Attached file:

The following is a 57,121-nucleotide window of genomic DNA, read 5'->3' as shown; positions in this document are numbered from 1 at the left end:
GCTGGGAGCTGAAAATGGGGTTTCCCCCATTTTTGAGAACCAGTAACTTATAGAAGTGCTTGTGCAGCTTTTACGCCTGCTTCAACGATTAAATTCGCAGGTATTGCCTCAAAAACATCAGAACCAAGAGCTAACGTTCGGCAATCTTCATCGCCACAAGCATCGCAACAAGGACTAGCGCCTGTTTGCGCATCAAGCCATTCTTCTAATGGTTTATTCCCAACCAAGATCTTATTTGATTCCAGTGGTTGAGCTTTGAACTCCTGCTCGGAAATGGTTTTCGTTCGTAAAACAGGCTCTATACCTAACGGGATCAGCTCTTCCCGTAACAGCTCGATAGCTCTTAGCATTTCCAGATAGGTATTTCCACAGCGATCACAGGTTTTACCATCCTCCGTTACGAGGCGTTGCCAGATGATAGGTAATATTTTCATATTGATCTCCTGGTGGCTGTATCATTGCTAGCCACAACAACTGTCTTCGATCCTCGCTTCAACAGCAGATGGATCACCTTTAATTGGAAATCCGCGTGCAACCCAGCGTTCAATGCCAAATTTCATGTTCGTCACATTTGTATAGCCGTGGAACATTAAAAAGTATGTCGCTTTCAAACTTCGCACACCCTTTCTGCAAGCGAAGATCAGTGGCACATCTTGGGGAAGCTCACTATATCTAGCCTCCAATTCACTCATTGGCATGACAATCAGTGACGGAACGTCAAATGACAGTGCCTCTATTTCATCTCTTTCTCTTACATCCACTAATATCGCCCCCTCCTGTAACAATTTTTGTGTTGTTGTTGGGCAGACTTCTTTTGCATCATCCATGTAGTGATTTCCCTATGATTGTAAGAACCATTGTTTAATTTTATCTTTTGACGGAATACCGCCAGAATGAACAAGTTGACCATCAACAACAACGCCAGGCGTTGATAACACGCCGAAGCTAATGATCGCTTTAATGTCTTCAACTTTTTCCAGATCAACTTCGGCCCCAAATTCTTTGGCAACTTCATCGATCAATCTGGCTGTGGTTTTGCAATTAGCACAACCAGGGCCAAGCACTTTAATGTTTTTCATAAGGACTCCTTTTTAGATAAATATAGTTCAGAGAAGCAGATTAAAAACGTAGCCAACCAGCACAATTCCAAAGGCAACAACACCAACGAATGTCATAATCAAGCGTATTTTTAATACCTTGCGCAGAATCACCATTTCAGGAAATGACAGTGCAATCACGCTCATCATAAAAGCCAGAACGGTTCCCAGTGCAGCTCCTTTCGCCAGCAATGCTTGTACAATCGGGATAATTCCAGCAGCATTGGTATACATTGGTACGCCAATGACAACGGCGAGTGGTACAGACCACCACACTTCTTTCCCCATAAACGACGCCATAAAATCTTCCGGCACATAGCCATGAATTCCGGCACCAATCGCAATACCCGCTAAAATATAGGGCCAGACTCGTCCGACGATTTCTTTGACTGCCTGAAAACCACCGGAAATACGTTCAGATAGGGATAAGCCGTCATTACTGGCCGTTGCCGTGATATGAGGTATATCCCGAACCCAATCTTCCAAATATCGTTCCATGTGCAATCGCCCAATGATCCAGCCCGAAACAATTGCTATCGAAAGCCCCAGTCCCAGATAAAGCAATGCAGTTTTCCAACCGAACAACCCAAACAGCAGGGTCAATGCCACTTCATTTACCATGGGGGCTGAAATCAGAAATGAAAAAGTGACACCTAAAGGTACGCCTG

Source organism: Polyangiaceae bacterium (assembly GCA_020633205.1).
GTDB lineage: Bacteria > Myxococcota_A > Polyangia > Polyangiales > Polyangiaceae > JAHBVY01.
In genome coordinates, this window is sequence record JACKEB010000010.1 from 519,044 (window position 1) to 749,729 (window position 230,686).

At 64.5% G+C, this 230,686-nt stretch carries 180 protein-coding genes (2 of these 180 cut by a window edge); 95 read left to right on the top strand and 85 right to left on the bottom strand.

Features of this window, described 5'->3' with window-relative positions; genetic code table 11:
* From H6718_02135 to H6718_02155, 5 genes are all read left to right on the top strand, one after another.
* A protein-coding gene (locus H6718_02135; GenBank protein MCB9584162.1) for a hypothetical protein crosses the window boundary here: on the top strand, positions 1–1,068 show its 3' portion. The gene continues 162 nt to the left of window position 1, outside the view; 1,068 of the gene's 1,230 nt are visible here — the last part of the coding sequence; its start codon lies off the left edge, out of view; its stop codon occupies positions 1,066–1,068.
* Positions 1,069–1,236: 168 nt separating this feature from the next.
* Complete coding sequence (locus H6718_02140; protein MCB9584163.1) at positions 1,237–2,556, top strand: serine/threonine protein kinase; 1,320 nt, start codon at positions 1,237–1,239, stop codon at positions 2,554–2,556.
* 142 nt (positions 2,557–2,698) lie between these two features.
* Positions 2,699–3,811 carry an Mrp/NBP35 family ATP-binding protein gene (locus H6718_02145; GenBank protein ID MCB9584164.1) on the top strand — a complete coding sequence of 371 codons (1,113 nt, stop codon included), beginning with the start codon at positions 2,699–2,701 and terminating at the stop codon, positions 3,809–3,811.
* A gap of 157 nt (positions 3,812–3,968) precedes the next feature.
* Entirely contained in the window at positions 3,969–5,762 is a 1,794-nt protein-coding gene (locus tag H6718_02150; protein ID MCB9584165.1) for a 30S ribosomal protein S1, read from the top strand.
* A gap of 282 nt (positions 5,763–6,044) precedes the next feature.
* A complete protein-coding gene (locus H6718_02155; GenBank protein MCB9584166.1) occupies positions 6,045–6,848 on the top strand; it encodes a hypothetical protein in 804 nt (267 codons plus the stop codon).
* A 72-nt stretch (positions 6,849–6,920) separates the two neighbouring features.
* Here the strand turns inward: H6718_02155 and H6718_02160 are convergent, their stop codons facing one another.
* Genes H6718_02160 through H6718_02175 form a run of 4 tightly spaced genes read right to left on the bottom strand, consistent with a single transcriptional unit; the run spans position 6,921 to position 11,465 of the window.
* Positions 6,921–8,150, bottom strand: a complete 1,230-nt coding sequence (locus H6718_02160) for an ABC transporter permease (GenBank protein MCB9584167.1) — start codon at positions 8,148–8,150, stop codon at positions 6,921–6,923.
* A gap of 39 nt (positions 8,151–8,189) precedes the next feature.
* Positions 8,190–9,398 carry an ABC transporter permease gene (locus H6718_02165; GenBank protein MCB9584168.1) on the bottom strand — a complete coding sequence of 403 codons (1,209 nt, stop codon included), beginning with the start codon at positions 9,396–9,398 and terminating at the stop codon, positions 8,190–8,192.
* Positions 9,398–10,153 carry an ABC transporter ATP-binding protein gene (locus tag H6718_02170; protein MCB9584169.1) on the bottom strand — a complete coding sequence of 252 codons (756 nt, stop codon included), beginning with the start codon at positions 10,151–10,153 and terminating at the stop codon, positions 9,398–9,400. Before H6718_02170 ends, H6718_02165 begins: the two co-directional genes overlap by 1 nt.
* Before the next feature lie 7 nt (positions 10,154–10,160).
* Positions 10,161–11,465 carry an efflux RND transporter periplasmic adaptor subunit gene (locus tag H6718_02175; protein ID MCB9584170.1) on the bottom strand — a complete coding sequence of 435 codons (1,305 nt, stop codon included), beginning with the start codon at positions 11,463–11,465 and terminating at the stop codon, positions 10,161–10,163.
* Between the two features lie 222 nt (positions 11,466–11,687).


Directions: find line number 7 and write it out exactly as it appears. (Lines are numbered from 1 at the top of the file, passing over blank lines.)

Features of this window, described 5'->3' with window-relative positions; genetic code table 11: